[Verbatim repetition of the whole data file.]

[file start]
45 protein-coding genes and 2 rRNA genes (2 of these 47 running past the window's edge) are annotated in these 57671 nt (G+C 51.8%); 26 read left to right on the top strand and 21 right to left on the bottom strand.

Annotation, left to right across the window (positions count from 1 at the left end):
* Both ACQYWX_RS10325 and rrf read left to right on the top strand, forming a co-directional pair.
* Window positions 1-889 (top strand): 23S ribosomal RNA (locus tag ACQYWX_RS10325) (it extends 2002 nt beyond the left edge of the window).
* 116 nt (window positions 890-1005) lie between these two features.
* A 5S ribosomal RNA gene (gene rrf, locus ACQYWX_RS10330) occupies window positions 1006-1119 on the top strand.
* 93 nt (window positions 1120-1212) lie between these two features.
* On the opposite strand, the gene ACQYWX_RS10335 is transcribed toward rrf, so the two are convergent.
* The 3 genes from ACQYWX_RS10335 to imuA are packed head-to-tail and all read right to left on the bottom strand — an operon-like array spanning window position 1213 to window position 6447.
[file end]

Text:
45 protein-coding genes and 2 rRNA genes (2 of these 47 running past the window's edge) are annotated in these 57671 nt (G+C 51.8%); 26 read left to right on the top strand and 21 right to left on the bottom strand.

Annotation, left to right across the window (positions count from 1 at the left end):
* Both ACQYWX_RS10325 and rrf read left to right on the top strand, forming a co-directional pair.
* Window positions 1-889 (top strand): 23S ribosomal RNA (locus tag ACQYWX_RS10325) (it extends 2002 nt beyond the left edge of the window).
* 116 nt (window positions 890-1005) lie between these two features.
* A 5S ribosomal RNA gene (gene rrf, locus ACQYWX_RS10330) occupies window positions 1006-1119 on the top strand.
* 93 nt (window positions 1120-1212) lie between these two features.
* On the opposite strand, the gene ACQYWX_RS10335 is transcribed toward rrf, so the two are convergent.
* The 3 genes from ACQYWX_RS10335 to imuA are packed head-to-tail and all read right to left on the bottom strand — an operon-like array spanning window position 1213 to window position 6447.